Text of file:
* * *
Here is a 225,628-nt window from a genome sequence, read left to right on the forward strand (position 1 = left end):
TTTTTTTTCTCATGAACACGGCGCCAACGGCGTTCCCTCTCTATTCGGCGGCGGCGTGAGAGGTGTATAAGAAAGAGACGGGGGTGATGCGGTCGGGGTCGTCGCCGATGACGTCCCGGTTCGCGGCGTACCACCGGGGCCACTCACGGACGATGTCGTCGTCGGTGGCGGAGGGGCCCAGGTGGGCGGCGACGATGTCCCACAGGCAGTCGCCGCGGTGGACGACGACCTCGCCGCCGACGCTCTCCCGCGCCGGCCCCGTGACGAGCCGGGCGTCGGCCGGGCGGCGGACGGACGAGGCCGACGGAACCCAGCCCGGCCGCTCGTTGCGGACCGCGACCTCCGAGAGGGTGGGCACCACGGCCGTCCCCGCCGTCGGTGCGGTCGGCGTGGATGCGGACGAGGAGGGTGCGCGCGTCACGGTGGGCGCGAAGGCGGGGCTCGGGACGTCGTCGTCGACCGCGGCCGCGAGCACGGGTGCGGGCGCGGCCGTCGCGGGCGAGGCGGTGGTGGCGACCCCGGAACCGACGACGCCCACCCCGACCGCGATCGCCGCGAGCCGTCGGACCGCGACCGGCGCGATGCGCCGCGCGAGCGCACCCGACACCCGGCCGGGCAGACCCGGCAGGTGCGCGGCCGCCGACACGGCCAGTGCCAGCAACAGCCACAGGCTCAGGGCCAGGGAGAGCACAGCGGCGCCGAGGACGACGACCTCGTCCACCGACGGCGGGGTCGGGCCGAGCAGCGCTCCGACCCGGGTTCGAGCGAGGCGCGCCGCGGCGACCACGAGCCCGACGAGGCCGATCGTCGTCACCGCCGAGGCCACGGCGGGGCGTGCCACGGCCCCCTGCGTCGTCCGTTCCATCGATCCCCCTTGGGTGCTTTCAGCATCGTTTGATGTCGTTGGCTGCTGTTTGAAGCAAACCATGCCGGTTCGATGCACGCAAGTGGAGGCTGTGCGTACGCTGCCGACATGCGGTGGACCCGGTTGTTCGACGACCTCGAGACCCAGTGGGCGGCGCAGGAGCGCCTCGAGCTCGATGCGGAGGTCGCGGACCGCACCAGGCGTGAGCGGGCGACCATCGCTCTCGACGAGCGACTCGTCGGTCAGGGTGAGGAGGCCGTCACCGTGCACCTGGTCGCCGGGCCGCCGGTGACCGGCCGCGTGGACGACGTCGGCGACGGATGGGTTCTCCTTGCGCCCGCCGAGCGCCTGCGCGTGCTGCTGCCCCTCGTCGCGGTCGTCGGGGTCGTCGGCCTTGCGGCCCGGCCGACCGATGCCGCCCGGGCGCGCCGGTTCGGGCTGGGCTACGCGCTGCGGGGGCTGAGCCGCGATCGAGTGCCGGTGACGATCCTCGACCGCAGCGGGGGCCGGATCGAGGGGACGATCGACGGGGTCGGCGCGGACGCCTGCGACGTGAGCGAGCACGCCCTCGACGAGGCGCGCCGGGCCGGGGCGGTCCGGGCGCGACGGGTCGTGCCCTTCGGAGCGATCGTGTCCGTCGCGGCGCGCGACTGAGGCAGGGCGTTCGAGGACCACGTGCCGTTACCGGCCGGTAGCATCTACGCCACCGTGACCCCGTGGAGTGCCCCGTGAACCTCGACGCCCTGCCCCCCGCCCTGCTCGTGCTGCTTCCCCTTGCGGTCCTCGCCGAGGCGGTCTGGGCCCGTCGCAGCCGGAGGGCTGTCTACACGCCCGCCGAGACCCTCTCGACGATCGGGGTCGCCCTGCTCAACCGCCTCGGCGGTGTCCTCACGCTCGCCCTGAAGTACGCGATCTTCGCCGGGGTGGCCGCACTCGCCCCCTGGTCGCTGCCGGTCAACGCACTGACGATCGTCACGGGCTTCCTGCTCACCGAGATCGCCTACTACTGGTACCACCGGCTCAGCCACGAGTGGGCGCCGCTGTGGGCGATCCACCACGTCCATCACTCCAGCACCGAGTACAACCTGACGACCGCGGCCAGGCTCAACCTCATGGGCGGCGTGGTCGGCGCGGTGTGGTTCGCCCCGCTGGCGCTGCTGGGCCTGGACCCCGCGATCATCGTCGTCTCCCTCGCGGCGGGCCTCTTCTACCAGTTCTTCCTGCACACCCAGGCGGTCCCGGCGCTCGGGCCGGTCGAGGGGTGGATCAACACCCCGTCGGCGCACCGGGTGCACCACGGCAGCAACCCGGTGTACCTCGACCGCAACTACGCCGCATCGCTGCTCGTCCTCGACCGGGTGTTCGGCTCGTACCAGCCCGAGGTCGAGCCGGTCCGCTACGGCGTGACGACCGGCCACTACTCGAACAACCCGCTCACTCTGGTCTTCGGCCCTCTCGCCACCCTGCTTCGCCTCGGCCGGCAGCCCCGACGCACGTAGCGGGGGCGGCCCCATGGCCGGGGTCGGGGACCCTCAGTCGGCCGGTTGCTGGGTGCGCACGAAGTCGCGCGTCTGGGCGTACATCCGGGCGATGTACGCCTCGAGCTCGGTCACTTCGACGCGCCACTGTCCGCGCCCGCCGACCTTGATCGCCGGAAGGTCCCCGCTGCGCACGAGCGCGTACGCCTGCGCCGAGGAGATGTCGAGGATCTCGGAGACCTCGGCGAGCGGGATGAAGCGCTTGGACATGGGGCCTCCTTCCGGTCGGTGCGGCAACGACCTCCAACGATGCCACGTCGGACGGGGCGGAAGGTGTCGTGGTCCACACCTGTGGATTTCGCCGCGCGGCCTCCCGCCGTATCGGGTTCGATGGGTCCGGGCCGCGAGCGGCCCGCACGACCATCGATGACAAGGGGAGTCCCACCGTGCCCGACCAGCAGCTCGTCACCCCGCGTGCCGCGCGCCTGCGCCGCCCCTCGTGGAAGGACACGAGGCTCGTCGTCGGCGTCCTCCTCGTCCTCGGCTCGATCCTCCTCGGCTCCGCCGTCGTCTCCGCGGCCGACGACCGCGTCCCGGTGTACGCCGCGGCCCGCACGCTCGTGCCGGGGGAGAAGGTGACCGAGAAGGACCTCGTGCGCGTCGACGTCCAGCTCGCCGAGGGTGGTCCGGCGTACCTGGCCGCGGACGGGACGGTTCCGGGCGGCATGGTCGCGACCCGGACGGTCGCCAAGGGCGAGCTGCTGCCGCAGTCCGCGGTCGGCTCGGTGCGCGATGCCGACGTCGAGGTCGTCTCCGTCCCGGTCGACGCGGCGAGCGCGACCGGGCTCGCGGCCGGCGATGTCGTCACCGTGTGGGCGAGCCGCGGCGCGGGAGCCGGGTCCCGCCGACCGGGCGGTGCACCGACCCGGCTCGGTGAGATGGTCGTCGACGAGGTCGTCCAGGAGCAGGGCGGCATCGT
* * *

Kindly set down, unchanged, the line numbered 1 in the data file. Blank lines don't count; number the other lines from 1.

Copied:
Here is a 225,628-nt window from a genome sequence, read left to right on the forward strand (position 1 = left end):